Rent Reporting is a new thing, so when it comes to figuring out what type of impact rent reporting might have on your credit score, a solid answer might be hard to come by. Some studies have been done by the major credit bureaus. Experian, for example, found that rent reporting helped 100% of previously unscorable residents to become scorable. TransUnion’s analysis found that nearly 41% of subprime consumers saw their VantageScore increase by 10 points or more after just one month of rent reporting. Now that RentTrack has been reporting to two credit agencies for over half a year, we decided to do our own review.
First, we looked at a random sample residents with at least 2 months of rent history, and a maximum of 6 months of rent payment history. When users started reporting, we recorded their score on that date. Scores were then re-pulled for all participants in the review on January 23rd, 2015. We then calculated the difference in their finishing and starting scores, and averaged their change as a whole. We then isolated those who started with a Vantage Score below 650, and calculated the same average change. Finally, we looked for any resident that did not have a score to start, to see if they had a score at the finish. For that group, we averaged their “new score” to see where residents might start out if rent were the only tradeline on their credit report. We did not (and could not) account for changes that may have happened independently — such as reporting by other companies and creditors. However, the sample size and the aggregate average should reduce the risk of error based on any outliers that might have been introduced into the sample.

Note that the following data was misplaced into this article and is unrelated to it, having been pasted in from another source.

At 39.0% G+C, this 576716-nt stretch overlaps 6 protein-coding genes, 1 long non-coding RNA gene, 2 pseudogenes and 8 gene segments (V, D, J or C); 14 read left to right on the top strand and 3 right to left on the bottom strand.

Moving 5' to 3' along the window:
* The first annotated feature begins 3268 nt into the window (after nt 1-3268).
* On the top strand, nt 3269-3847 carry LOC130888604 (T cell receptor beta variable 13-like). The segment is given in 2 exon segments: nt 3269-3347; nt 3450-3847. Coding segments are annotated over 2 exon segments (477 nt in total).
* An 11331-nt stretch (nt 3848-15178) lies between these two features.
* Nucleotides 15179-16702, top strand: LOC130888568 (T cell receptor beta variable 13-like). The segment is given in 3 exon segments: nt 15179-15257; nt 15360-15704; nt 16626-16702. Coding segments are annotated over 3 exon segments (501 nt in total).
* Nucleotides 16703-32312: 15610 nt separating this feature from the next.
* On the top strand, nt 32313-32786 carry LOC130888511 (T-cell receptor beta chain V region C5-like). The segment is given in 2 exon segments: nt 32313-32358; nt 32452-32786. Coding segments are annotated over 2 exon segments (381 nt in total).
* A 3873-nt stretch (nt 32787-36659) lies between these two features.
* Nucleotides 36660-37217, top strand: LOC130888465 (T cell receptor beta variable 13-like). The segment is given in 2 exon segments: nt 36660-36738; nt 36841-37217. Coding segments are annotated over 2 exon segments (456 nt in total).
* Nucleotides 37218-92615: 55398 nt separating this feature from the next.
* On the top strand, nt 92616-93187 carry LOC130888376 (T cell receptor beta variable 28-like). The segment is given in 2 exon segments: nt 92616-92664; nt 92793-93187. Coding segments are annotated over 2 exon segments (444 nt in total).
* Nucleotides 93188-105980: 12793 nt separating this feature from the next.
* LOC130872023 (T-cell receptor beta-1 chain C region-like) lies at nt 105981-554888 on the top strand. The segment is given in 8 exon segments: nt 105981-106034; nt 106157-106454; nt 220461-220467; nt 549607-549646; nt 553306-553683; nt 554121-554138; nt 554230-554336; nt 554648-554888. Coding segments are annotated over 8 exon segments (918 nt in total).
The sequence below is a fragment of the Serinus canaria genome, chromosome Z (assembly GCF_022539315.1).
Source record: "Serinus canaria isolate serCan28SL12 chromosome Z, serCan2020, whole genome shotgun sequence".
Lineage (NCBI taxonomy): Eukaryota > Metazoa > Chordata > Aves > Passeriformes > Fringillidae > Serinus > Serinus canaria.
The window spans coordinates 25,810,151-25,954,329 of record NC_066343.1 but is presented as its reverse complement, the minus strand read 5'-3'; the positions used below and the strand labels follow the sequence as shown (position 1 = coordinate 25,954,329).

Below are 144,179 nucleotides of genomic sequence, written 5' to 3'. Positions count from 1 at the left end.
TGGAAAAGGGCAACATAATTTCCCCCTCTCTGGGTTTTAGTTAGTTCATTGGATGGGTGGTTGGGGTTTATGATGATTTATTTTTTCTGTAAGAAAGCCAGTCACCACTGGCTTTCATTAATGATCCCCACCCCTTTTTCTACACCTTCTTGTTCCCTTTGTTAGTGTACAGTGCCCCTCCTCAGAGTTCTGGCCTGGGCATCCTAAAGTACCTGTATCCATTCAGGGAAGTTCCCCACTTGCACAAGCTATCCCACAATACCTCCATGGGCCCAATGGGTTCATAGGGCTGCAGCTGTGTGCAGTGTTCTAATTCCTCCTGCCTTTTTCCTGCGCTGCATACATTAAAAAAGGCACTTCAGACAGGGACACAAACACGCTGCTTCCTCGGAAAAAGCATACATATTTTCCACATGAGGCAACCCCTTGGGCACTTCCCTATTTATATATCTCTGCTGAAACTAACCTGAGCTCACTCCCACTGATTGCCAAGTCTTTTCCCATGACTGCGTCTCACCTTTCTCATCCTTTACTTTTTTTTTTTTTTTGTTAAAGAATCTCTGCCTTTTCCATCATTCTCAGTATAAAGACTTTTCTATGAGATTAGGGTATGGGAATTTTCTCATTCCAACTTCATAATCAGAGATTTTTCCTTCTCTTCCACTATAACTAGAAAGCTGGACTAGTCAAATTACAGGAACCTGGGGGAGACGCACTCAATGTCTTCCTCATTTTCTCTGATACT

Here’s what we found:
Residents who reported rent went up an average of 9 points on the tri-bureau Vantage Score.
For subprime consumers, or those with credit scores below 650, the average point increase was 29 points.
100% of residents without a score became score-able, with an average starting Vantage Score of 639.
This is big news for renters who are just starting out in the world of credit. Scores went up and down, depending on what else was happening on a consumer’s credit file, but overall, rent reporting seemed to have a positive effect. This is also welcome news at a time when rental populations are booming in major cities across the US. Finally, this data is also consistent with the bureau studies mentioned above, which indicates that we’re zeroing in on the answer to how rent reporting might impact your score.